At about 9% of the population, Bulgaria’s Muslim minority is the EU’s largest. The minority group is made up of Turkish-speaking “Bulgarian Turks,” of Bulgarian-speaking Muslims commonly known as Pomaks and of a sub-group of the Roma minority.
Given that Bulgaria was for 500 years a part of the Ottoman Empire, gaining independence only in 1878, the country’s national identity has developed, to a large extent, by setting itself apart from “the Turks” and employing anti-Turkish rhetoric. This us-them, anti-Turkish attitude remains the bastion of Bulgarian nationalist sentiment even today.
The country’s nationalist parties are also taking aim at the Roma community of 400,000. The device appeals to the many Bulgarian voters who are highly prejudiced against the Roma minority. City neighborhoods are increasingly divided according to ethnicity, writes Petya Kabakchiewa, dean of the sociology department at Sofia University.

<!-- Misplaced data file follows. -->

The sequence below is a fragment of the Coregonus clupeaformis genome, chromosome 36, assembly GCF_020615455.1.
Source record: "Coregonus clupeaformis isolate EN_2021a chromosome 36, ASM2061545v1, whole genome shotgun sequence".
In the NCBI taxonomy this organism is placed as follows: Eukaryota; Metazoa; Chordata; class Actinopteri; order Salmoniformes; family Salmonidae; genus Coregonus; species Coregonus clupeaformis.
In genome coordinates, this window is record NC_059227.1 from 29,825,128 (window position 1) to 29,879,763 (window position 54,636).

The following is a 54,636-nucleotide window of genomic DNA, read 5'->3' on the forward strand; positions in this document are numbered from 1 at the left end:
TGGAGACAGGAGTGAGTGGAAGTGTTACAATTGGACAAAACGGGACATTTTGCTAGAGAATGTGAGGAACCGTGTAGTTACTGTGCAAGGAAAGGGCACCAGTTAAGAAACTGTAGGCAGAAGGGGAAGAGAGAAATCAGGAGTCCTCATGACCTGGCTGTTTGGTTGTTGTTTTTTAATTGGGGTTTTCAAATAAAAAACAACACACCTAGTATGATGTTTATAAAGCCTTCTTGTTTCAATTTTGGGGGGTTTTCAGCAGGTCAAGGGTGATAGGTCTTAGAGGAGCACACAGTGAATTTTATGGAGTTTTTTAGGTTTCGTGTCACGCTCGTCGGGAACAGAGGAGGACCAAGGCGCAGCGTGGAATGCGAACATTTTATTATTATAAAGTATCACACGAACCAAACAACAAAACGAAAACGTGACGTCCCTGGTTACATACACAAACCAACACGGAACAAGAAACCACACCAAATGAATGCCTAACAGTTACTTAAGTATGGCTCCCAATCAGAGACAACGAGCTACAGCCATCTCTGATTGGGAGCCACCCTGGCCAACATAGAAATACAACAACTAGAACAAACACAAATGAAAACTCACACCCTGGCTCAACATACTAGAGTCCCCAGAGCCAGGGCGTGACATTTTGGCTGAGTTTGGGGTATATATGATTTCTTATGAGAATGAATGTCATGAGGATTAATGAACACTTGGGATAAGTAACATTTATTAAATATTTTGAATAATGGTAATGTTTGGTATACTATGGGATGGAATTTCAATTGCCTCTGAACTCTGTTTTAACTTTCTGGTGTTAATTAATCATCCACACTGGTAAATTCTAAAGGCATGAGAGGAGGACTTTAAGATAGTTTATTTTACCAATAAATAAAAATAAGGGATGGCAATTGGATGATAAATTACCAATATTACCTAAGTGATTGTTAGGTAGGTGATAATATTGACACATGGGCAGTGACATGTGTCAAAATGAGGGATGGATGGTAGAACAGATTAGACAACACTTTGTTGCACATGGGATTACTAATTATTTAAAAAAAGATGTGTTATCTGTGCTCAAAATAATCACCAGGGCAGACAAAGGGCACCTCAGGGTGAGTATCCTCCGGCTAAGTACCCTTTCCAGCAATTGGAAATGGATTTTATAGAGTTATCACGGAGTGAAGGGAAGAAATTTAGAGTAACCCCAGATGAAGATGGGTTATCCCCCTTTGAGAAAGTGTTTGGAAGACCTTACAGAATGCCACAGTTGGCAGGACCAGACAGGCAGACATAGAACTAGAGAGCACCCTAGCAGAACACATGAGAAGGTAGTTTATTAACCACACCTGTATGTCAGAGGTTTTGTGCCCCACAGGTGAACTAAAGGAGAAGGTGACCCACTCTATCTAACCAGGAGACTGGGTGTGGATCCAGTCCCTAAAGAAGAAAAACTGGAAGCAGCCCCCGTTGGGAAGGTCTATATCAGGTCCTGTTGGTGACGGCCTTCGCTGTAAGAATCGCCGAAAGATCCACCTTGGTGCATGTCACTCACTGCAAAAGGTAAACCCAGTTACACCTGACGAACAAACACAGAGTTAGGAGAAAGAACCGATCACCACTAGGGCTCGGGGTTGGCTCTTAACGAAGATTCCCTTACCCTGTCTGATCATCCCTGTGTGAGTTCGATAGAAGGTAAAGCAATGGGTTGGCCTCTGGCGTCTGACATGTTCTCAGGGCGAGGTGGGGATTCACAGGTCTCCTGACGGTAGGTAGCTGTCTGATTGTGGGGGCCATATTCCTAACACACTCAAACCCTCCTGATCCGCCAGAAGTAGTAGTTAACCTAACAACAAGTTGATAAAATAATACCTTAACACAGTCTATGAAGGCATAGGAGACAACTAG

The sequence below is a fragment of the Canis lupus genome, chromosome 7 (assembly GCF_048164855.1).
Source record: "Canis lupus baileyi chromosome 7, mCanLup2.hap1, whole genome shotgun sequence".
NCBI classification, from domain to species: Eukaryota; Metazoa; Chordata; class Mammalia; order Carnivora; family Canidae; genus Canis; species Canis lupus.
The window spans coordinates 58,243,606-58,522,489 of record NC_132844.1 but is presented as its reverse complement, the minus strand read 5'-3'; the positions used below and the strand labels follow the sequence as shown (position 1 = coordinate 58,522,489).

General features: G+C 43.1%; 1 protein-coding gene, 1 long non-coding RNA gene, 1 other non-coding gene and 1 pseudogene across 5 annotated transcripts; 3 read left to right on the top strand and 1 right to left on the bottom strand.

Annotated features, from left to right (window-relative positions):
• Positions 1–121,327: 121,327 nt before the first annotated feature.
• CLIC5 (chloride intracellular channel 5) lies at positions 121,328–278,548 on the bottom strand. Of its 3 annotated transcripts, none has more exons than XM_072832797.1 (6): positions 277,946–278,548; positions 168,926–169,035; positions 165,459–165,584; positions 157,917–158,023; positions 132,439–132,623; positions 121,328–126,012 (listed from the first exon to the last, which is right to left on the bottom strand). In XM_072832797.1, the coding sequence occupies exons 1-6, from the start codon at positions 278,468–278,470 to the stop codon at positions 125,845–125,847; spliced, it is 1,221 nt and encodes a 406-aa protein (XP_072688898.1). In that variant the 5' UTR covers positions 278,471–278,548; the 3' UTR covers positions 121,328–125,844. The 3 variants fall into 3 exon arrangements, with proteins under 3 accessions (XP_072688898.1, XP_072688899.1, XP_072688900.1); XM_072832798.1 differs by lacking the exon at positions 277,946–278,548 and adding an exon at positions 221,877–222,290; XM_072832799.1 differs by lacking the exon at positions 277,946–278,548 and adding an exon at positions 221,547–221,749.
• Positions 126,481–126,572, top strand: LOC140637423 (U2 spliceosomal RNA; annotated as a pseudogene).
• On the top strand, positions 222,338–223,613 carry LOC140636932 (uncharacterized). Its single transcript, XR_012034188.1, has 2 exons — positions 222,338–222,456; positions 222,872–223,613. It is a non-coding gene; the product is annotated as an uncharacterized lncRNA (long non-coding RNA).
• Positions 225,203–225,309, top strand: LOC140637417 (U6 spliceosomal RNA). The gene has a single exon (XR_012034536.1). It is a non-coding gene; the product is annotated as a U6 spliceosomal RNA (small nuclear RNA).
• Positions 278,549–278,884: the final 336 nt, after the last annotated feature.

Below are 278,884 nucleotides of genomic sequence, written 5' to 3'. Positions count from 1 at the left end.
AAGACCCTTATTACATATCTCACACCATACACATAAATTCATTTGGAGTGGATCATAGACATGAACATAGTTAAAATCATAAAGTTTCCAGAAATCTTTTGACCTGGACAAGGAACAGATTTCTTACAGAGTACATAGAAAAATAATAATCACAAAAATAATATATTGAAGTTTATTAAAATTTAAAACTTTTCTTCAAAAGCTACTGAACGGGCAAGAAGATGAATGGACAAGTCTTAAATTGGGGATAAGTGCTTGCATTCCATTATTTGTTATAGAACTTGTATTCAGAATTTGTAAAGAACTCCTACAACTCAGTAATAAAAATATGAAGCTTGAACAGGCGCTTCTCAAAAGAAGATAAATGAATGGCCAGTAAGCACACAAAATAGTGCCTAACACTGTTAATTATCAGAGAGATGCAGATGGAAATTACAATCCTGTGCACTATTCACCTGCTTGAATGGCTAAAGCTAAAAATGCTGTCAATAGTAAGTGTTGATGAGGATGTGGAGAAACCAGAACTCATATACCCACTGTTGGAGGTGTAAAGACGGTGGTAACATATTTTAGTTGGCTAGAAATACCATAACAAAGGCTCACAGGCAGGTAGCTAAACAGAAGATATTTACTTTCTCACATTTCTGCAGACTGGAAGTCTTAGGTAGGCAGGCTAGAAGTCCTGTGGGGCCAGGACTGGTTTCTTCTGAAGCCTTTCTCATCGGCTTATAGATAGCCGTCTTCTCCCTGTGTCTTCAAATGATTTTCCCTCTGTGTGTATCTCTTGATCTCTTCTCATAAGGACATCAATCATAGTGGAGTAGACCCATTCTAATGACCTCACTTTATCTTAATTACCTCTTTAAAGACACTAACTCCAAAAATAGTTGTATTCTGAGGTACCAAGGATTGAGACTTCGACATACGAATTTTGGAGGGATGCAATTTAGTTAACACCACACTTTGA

Half of Bulgaria’s citizenry would prefer not to have Roma neighbors – nor neighbors of African, Arab or Chinese descent for that matter, Kabakchiewa notes. A survey shows that less than 30% would like to work in a company co-managed by Roma, though more than 70% wouldn’t mind Roma cleaners in their firm.
The xenophobia inherent in Bulgarian nationalist platforms resounds with more than 20% of the voters. It is also accompanied by agitation against migrants and, increasingly, against refugees.
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Evil Bulgaria, DW seems to be saying (note the inevitable reference to “us-them”). But they sound like other European countries to me. They have longer experience with Islam and Roma, that is the main difference.